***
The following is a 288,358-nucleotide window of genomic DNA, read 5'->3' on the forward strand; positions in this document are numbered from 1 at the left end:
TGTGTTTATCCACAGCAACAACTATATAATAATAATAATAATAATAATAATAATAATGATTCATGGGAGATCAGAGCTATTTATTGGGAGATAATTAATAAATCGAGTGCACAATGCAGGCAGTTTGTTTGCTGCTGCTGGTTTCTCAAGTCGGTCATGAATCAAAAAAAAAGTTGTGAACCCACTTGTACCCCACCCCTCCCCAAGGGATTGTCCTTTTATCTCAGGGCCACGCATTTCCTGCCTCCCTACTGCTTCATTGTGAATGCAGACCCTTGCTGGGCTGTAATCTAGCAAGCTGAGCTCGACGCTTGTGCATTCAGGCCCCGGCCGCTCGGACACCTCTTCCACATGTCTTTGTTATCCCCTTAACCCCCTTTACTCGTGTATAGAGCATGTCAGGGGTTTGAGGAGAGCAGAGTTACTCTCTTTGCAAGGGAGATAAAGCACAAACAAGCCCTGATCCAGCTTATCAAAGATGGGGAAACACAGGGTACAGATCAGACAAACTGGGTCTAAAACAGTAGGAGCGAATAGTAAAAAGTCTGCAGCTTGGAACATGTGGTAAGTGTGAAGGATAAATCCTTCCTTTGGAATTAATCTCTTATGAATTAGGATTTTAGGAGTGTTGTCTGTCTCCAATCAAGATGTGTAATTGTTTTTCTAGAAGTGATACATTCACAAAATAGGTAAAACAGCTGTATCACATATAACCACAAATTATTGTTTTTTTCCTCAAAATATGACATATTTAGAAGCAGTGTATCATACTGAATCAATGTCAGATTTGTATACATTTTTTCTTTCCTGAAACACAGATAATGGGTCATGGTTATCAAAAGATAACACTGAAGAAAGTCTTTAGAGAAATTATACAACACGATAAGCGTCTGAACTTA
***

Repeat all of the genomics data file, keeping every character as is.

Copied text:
The following is a 288,358-nucleotide window of genomic DNA, read 5'->3' on the forward strand; positions in this document are numbered from 1 at the left end:
TGTGTTTATCCACAGCAACAACTATATAATAATAATAATAATAATAATAATAATAATGATTCATGGGAGATCAGAGCTATTTATTGGGAGATAATTAATAAATCGAGTGCACAATGCAGGCAGTTTGTTTGCTGCTGCTGGTTTCTCAAGTCGGTCATGAATCAAAAAAAAAGTTGTGAACCCACTTGTACCCCACCCCTCCCCAAGGGATTGTCCTTTTATCTCAGGGCCACGCATTTCCTGCCTCCCTACTGCTTCATTGTGAATGCAGACCCTTGCTGGGCTGTAATCTAGCAAGCTGAGCTCGACGCTTGTGCATTCAGGCCCCGGCCGCTCGGACACCTCTTCCACATGTCTTTGTTATCCCCTTAACCCCCTTTACTCGTGTATAGAGCATGTCAGGGGTTTGAGGAGAGCAGAGTTACTCTCTTTGCAAGGGAGATAAAGCACAAACAAGCCCTGATCCAGCTTATCAAAGATGGGGAAACACAGGGTACAGATCAGACAAACTGGGTCTAAAACAGTAGGAGCGAATAGTAAAAAGTCTGCAGCTTGGAACATGTGGTAAGTGTGAAGGATAAATCCTTCCTTTGGAATTAATCTCTTATGAATTAGGATTTTAGGAGTGTTGTCTGTCTCCAATCAAGATGTGTAATTGTTTTTCTAGAAGTGATACATTCACAAAATAGGTAAAACAGCTGTATCACATATAACCACAAATTATTGTTTTTTTCCTCAAAATATGACATATTTAGAAGCAGTGTATCATACTGAATCAATGTCAGATTTGTATACATTTTTTCTTTCCTGAAACACAGATAATGGGTCATGGTTATCAAAAGATAACACTGAAGAAAGTCTTTAGAGAAATTATACAACACGATAAGCGTCTGAACTTA